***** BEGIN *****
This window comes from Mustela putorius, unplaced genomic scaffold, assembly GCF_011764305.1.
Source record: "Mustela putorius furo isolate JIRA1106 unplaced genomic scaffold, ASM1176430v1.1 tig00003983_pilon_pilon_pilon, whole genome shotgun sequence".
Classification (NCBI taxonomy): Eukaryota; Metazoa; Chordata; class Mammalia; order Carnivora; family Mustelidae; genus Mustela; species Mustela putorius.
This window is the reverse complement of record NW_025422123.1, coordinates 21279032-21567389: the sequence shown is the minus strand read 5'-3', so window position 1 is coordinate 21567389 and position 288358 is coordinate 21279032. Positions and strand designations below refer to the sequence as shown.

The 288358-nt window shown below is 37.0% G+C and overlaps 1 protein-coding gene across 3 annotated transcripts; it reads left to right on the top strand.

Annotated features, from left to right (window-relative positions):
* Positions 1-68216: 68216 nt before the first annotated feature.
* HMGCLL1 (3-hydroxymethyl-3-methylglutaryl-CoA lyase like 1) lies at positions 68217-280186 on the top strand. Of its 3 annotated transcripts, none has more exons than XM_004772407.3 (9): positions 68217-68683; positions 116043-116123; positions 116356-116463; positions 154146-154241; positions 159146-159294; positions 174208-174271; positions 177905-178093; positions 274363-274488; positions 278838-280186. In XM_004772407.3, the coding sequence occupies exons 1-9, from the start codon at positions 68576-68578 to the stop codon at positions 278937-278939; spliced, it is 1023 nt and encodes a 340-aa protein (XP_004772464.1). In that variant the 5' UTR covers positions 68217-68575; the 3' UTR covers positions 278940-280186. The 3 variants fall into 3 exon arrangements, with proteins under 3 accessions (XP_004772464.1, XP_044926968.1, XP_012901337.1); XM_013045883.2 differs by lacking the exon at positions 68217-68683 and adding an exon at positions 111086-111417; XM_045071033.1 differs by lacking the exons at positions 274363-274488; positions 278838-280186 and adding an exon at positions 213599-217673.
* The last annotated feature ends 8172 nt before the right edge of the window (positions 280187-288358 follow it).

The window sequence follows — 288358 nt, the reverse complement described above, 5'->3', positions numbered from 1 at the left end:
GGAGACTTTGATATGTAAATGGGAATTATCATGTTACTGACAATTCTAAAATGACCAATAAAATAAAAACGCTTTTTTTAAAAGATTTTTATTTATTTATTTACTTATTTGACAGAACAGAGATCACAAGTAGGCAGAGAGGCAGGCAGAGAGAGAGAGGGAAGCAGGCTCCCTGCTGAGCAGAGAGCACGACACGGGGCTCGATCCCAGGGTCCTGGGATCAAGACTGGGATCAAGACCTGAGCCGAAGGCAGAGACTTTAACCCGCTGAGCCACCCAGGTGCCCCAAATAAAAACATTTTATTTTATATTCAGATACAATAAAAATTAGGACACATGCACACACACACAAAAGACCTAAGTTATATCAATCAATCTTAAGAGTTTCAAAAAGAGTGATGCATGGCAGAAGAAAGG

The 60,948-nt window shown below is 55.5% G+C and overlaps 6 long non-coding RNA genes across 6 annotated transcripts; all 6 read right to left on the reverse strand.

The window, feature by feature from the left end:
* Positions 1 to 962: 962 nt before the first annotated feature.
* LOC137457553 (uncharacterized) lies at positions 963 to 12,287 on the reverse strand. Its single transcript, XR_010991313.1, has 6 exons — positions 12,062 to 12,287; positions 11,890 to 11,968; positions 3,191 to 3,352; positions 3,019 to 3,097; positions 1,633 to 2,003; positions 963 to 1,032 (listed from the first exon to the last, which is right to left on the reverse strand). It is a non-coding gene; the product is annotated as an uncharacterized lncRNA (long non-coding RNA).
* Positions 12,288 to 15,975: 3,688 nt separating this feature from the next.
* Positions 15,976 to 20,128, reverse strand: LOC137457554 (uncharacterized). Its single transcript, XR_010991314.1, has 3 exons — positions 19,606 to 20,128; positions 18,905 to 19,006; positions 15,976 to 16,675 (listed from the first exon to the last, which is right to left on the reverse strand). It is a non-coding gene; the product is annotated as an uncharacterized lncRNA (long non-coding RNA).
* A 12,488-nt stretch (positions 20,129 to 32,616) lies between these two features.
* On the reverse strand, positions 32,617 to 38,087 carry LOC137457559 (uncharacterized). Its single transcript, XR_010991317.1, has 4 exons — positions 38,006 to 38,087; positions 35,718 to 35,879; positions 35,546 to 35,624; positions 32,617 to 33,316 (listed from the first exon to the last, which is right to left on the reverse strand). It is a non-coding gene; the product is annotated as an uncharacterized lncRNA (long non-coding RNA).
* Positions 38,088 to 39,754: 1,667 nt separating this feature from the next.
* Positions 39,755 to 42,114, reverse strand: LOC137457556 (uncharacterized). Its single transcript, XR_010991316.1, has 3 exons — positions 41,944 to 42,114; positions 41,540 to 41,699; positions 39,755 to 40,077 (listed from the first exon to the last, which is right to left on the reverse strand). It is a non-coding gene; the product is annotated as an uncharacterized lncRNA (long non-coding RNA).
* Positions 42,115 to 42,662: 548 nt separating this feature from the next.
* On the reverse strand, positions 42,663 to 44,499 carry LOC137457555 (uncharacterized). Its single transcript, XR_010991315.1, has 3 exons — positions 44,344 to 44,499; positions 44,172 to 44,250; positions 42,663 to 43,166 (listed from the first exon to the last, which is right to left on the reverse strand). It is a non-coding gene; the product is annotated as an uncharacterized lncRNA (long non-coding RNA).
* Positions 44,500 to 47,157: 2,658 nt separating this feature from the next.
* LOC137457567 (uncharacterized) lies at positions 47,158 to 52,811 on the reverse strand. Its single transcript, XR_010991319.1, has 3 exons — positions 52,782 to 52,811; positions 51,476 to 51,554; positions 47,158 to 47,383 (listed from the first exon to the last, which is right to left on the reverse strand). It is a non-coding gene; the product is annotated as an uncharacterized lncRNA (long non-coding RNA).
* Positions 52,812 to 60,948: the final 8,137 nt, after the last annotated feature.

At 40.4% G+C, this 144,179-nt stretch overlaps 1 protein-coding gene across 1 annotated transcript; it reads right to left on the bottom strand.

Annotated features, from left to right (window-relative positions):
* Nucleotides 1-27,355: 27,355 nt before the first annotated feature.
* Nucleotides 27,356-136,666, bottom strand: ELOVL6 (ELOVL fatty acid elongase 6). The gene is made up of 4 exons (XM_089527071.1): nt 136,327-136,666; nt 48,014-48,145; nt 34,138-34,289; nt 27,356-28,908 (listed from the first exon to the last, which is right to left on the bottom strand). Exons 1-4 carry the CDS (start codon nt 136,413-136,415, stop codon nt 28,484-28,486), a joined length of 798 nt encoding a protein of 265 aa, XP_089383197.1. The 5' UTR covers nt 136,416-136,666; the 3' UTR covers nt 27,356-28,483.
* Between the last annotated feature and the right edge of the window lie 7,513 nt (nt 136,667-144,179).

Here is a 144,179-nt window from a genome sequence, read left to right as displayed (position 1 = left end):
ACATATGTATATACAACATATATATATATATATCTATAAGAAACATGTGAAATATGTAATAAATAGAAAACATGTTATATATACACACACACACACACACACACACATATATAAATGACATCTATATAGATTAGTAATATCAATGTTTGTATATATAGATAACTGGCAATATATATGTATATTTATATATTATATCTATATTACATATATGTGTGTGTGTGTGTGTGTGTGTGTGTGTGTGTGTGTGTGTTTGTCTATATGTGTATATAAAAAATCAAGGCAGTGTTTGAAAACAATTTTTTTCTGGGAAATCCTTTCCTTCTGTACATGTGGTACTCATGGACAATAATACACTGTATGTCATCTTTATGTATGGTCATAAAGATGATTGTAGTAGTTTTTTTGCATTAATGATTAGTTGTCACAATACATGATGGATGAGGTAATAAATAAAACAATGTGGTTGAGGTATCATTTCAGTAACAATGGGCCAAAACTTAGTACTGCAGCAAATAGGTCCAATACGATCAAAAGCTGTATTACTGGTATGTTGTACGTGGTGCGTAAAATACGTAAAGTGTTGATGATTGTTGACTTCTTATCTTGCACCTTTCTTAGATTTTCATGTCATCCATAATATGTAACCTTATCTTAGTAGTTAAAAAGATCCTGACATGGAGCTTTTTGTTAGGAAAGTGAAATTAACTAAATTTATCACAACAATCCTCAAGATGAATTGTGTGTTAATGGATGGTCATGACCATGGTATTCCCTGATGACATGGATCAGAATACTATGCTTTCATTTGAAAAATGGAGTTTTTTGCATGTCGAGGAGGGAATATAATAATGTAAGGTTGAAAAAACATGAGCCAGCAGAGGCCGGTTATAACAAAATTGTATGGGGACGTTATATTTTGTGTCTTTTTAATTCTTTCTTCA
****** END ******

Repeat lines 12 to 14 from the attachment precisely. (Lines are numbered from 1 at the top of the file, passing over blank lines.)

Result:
The 60,948-nt window shown below is 55.5% G+C and overlaps 6 long non-coding RNA genes across 6 annotated transcripts; all 6 read right to left on the reverse strand.

The window, feature by feature from the left end:
* Positions 1 to 962: 962 nt before the first annotated feature.